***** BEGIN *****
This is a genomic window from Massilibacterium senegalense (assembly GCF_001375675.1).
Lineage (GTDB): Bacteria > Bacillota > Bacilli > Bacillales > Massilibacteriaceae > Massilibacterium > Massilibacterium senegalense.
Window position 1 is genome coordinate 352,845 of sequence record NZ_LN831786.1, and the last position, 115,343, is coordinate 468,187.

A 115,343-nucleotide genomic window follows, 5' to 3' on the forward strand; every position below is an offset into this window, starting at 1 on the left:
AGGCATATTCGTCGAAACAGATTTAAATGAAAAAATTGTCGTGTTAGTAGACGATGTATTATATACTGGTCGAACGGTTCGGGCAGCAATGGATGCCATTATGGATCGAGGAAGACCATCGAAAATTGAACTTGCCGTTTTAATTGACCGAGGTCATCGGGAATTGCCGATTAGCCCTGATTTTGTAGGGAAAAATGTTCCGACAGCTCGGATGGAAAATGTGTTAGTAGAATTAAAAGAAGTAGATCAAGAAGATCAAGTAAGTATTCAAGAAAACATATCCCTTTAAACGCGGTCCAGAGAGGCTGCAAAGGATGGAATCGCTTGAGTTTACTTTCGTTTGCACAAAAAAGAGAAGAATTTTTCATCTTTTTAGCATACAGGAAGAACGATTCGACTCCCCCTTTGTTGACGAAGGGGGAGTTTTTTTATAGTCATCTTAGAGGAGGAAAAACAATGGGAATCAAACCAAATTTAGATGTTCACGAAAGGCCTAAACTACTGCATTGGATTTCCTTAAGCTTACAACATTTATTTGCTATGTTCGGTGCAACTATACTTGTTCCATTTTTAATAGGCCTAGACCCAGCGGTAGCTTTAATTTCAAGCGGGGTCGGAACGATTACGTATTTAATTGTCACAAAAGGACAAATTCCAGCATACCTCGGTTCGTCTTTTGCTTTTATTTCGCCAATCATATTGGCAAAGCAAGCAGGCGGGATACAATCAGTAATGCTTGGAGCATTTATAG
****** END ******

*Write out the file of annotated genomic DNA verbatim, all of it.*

This is a genomic window from Massilibacterium senegalense (assembly GCF_001375675.1).
Lineage (GTDB): Bacteria > Bacillota > Bacilli > Bacillales > Massilibacteriaceae > Massilibacterium > Massilibacterium senegalense.
Window position 1 is genome coordinate 352,845 of sequence record NZ_LN831786.1, and the last position, 115,343, is coordinate 468,187.

A 115,343-nucleotide genomic window follows, 5' to 3' on the forward strand; every position below is an offset into this window, starting at 1 on the left:
AGGCATATTCGTCGAAACAGATTTAAATGAAAAAATTGTCGTGTTAGTAGACGATGTATTATATACTGGTCGAACGGTTCGGGCAGCAATGGATGCCATTATGGATCGAGGAAGACCATCGAAAATTGAACTTGCCGTTTTAATTGACCGAGGTCATCGGGAATTGCCGATTAGCCCTGATTTTGTAGGGAAAAATGTTCCGACAGCTCGGATGGAAAATGTGTTAGTAGAATTAAAAGAAGTAGATCAAGAAGATCAAGTAAGTATTCAAGAAAACATATCCCTTTAAACGCGGTCCAGAGAGGCTGCAAAGGATGGAATCGCTTGAGTTTACTTTCGTTTGCACAAAAAAGAGAAGAATTTTTCATCTTTTTAGCATACAGGAAGAACGATTCGACTCCCCCTTTGTTGACGAAGGGGGAGTTTTTTTATAGTCATCTTAGAGGAGGAAAAACAATGGGAATCAAACCAAATTTAGATGTTCACGAAAGGCCTAAACTACTGCATTGGATTTCCTTAAGCTTACAACATTTATTTGCTATGTTCGGTGCAACTATACTTGTTCCATTTTTAATAGGCCTAGACCCAGCGGTAGCTTTAATTTCAAGCGGGGTCGGAACGATTACGTATTTAATTGTCACAAAAGGACAAATTCCAGCATACCTCGGTTCGTCTTTTGCTTTTATTTCGCCAATCATATTGGCAAAGCAAGCAGGCGGGATACAATCAGTAATGCTTGGAGCATTTATAG